Hearing of the House Rules Committee - H.J. Res. 118--Congressional Disapproval of Waiver of Work Requirements


By:  John Kline
Date: Sept. 19, 2012
Location: Washington, DC

Good evening Chairman Dreier, Ranking Member Slaughter, and members of the committee. I appreciate the opportunity to testify in support of H.J.Res. 118, legislation that will stop the Obama administration's effort to roll back successful welfare reforms.

The Government Accountability Office has determined the administration's waiver plan is a rule and subject to congressional review. That is precisely what we are trying to do.

This joint resolution embodies two important principles every member of Congress should support. First, successful policies that help low-income families leave government dependency and enter the workforce should be strengthened and encouraged. Second, Congress must act when the president ofthe United States oversteps his legal authority.

Without consulting Congress, the Department of Health and Human Services announced in July it would allow states to waive the work requirements at the center of the 1996 welfare reform law. The public and members of Congress were understandably surprised. The law clearly does not allow the administration to waive these requirements.

The president's controversial action tarnished a long history of working across the aisle to improve welfare assistance. For decades, failed policies left impoverished families trapped in a cycle of dependency and poverty. A Democratic president vowed to end that broken welfare system and a Republican Congress helped him stay true to his word.

The results of this bipartisan effort exceeded the expectations of supporters and proved naysayers wrong. In the years following enactment, caseloads declined by 57 percent, employment of single mothers increased by 15 percent, and child poverty in female-headed households fell significantly. In short, welfare reform helped end dependency, reduce poverty, and offer a brighter future to millions of families.

Welfare reform was a success primarily because for the first time it required able-bodied adults to work, search for work, or prepare for work as a condition of receiving cash assistance. As President Clinton alluded to the day he signed reform into law, it was time to stop the "neverending cycle of welfare" and promote "the dignity, the power, and the ethic of work."

It is now our responsibility to defend this successful, bipartisan law against an unprecedented attack by the Obama administration. I would like to explain briefly why the president's welfare waiver scheme is bad policy that sets dangerous precedent.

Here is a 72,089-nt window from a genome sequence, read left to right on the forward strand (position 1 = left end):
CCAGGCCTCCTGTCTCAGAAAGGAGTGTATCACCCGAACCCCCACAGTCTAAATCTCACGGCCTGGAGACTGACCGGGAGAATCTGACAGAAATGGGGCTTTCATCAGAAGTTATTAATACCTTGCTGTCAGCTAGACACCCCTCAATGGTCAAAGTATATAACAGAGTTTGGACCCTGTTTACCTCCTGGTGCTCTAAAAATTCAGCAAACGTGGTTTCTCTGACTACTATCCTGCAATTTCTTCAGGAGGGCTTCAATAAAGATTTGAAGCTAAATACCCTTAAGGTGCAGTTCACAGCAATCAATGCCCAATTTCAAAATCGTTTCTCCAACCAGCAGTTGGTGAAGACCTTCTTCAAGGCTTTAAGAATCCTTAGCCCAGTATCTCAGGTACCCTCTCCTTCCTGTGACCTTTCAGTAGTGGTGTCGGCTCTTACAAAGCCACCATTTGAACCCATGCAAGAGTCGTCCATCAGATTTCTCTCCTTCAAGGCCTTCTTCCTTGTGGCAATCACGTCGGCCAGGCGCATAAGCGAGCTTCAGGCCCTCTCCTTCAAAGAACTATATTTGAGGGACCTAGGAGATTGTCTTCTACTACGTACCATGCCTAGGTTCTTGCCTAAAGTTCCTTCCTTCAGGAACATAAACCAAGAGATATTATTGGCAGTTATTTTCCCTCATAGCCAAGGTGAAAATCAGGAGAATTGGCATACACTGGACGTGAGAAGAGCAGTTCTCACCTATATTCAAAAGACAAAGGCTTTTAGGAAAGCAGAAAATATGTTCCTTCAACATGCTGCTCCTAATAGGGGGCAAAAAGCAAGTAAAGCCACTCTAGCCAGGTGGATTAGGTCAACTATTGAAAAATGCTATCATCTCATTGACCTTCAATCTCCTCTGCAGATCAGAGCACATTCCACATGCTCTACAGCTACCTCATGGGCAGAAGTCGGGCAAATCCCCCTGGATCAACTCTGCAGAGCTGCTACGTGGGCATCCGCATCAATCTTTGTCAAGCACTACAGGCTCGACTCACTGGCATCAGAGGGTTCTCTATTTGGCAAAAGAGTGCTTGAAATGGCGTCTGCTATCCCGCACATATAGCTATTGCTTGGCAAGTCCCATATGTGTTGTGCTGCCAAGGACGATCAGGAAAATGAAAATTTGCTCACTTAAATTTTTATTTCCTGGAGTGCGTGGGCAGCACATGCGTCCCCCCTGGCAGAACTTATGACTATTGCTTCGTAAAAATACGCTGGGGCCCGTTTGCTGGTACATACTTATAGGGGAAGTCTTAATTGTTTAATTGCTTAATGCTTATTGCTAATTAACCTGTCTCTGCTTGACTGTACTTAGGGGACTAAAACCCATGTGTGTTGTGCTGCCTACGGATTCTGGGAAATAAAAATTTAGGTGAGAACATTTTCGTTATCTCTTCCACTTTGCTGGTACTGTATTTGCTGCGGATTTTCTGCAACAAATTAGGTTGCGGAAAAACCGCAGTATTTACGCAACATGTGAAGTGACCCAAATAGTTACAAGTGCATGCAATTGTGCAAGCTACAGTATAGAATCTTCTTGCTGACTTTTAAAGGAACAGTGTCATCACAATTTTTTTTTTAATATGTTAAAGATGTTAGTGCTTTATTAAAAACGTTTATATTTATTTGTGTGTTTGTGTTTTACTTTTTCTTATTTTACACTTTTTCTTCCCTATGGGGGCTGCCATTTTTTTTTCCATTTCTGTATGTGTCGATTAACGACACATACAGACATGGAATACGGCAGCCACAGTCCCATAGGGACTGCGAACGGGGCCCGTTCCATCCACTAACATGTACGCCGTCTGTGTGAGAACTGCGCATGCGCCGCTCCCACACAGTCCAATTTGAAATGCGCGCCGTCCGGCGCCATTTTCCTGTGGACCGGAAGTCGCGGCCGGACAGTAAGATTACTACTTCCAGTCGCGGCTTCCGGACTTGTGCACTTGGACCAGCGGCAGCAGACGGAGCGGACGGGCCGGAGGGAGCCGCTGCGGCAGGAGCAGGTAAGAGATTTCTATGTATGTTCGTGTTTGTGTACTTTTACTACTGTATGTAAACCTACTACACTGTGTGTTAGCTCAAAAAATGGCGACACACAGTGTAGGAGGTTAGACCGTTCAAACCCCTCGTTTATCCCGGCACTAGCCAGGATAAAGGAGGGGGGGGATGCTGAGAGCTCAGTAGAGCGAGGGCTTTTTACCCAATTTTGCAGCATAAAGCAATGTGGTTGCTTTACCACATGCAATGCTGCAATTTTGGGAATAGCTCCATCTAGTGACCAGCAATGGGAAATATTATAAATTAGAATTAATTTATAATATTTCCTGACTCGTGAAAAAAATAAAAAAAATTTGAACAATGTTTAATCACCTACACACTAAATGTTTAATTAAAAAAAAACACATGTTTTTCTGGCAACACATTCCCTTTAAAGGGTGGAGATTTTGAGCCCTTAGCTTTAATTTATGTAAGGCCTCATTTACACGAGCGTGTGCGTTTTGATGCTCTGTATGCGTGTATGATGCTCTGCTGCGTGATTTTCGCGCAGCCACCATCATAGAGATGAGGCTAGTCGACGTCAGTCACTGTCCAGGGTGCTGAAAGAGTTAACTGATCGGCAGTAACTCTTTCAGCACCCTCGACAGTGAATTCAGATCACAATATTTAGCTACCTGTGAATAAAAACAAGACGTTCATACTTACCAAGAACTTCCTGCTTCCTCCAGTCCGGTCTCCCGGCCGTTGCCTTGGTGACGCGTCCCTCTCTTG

Ignoring the heart of the law will unwind years of progress in moving families from welfare to work. Even in this tough economy- with 23 million Americans searching for a full-time job the percentage of children in female-headed households living in poverty is still lower today than sixteen years ago. Welfare reform and its strong work requirements have played an important role in the progress these families have made. Waiving the law's work requirements will only
weaken a critical lifeline for those in need.

The president's waiver scheme will also take us back to a time when states were able to game the system. A 2005 report by the GAO revealed some states claimed bed rest, weight loss, and personal journaling as work-related activities. In response, Congress demanded greater oversight when it last reauthorized the welfare program. Now, under the guise of state flexibility, similar abuses of the system could take place at the expense of needy families and taxpayers.

Finally, if left unchecked, the president's welfare waiver policy would invite future executive overreach. The law simply does not empower the administration to waive the work requirements.

If the president has ideas for strengthening welfare reform and promoting greater state flexibility, he should send these proposals to Congress. Yet the president hasn't done that. Instead, he is attempting to unilaterally rewrite the law through executive fiat. We cannot stand by and allow that to happen.

For these reasons, I urge my colleagues to support H.J.Res. 118 and a closed rule to provide for its consideration. This important resolution will protect policies that have helped lift families out of poverty and send a strong message to the president that Congress will not stand by as he dismantles welfare reform.

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